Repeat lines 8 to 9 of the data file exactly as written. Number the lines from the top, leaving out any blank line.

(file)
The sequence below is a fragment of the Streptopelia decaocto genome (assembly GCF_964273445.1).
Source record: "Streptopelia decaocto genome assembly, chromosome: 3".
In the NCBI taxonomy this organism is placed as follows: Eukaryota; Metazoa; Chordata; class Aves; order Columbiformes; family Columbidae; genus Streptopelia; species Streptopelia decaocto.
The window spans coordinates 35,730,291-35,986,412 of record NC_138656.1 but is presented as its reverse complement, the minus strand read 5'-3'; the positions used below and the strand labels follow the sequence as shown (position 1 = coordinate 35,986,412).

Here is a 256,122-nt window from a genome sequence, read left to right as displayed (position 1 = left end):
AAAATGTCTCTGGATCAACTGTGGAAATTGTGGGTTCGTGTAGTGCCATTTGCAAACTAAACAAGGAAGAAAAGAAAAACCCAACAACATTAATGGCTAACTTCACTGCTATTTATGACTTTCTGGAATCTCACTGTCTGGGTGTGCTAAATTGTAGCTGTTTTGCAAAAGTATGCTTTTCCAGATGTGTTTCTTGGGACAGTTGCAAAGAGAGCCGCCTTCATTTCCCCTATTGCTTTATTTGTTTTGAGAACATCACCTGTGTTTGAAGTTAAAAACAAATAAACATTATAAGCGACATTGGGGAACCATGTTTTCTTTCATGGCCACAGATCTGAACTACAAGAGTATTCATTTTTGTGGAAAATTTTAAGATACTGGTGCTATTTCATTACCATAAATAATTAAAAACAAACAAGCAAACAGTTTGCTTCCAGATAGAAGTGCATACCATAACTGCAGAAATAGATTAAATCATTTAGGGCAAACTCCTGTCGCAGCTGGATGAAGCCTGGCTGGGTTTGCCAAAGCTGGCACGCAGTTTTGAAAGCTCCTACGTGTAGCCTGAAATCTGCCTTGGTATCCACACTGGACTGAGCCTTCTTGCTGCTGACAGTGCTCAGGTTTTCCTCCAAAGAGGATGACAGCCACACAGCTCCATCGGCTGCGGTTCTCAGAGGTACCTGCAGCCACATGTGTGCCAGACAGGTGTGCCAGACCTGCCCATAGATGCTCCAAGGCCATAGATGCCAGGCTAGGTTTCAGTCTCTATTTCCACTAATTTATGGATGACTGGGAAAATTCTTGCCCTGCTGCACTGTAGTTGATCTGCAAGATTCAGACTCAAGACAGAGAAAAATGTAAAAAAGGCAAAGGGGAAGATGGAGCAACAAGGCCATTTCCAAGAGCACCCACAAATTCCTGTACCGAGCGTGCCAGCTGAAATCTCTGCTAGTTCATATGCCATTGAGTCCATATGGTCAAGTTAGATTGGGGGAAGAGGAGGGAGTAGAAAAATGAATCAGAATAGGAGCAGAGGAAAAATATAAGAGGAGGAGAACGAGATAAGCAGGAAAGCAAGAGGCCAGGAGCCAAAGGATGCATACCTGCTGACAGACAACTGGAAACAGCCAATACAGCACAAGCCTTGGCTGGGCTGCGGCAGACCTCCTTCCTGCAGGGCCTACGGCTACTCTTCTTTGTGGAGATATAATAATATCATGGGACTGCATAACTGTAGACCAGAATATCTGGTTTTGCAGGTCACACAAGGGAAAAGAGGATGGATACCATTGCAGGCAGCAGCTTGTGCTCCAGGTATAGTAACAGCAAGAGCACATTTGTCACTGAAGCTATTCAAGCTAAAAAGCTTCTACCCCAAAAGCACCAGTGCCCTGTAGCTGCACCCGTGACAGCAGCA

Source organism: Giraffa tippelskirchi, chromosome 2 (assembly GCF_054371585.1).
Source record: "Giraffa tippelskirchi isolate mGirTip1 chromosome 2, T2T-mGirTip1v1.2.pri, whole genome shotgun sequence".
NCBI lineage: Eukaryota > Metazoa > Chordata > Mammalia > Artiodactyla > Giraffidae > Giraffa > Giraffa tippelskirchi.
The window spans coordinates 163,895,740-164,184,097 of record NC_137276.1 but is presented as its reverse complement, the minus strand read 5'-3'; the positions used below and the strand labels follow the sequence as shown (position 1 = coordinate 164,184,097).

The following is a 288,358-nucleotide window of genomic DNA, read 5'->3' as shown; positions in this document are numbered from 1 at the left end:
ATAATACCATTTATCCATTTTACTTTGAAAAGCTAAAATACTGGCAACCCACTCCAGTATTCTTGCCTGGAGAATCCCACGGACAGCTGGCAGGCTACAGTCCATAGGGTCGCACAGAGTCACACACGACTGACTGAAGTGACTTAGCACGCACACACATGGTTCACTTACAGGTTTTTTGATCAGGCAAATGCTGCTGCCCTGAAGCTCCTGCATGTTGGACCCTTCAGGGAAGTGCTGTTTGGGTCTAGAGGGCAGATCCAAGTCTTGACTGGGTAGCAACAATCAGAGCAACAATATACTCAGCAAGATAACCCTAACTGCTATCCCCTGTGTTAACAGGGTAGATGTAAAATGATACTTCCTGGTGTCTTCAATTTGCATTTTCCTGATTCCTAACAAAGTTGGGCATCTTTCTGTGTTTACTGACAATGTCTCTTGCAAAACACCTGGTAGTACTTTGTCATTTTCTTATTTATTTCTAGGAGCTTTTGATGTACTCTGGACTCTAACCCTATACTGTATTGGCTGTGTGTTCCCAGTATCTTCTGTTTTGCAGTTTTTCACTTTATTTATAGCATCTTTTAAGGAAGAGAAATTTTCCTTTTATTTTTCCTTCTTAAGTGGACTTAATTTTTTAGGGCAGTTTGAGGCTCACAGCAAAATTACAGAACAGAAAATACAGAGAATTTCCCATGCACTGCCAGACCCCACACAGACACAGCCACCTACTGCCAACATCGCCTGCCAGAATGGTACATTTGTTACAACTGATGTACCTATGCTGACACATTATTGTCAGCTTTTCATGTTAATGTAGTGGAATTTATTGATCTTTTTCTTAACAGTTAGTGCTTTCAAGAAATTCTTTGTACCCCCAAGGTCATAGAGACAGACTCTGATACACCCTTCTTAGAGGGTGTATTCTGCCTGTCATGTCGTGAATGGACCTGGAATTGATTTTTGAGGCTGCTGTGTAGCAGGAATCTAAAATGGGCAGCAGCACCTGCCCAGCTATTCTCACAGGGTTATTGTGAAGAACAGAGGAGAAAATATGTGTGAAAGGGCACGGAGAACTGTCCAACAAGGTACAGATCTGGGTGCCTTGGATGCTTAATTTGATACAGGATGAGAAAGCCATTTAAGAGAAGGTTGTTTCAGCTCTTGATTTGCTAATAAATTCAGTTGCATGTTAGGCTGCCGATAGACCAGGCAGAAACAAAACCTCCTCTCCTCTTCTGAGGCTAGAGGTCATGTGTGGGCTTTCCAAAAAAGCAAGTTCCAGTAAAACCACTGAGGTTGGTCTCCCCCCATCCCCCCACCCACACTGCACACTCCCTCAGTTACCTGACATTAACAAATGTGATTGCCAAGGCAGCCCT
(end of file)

Source record: "Giraffa tippelskirchi isolate mGirTip1 chromosome 2, T2T-mGirTip1v1.2.pri, whole genome shotgun sequence".
NCBI lineage: Eukaryota > Metazoa > Chordata > Mammalia > Artiodactyla > Giraffidae > Giraffa > Giraffa tippelskirchi.